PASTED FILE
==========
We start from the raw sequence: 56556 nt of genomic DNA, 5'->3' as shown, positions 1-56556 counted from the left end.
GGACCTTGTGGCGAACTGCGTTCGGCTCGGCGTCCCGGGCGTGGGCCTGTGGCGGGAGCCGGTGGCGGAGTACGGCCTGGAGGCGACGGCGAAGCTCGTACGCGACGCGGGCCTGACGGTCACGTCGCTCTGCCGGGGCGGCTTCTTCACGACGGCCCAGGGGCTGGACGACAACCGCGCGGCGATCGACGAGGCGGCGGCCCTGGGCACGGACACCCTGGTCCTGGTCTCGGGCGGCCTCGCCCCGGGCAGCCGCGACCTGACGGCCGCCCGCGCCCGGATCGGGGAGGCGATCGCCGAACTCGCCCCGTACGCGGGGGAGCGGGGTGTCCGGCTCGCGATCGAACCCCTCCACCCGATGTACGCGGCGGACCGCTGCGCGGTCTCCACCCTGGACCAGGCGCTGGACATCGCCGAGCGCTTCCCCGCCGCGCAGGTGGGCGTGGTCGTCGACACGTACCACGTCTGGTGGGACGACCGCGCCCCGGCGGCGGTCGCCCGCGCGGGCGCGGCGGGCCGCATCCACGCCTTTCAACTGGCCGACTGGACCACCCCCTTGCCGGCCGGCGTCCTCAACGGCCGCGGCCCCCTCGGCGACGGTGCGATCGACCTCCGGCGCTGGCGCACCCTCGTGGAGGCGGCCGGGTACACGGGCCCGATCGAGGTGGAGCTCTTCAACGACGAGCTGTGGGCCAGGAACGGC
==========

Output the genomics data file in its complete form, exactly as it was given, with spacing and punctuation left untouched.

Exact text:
We start from the raw sequence: 56556 nt of genomic DNA, 5'->3' as shown, positions 1-56556 counted from the left end.
GGACCTTGTGGCGAACTGCGTTCGGCTCGGCGTCCCGGGCGTGGGCCTGTGGCGGGAGCCGGTGGCGGAGTACGGCCTGGAGGCGACGGCGAAGCTCGTACGCGACGCGGGCCTGACGGTCACGTCGCTCTGCCGGGGCGGCTTCTTCACGACGGCCCAGGGGCTGGACGACAACCGCGCGGCGATCGACGAGGCGGCGGCCCTGGGCACGGACACCCTGGTCCTGGTCTCGGGCGGCCTCGCCCCGGGCAGCCGCGACCTGACGGCCGCCCGCGCCCGGATCGGGGAGGCGATCGCCGAACTCGCCCCGTACGCGGGGGAGCGGGGTGTCCGGCTCGCGATCGAACCCCTCCACCCGATGTACGCGGCGGACCGCTGCGCGGTCTCCACCCTGGACCAGGCGCTGGACATCGCCGAGCGCTTCCCCGCCGCGCAGGTGGGCGTGGTCGTCGACACGTACCACGTCTGGTGGGACGACCGCGCCCCGGCGGCGGTCGCCCGCGCGGGCGCGGCGGGCCGCATCCACGCCTTTCAACTGGCCGACTGGACCACCCCCTTGCCGGCCGGCGTCCTCAACGGCCGCGGCCCCCTCGGCGACGGTGCGATCGACCTCCGGCGCTGGCGCACCCTCGTGGAGGCGGCCGGGTACACGGGCCCGATCGAGGTGGAGCTCTTCAACGACGAGCTGTGGGCCAGGAACGGC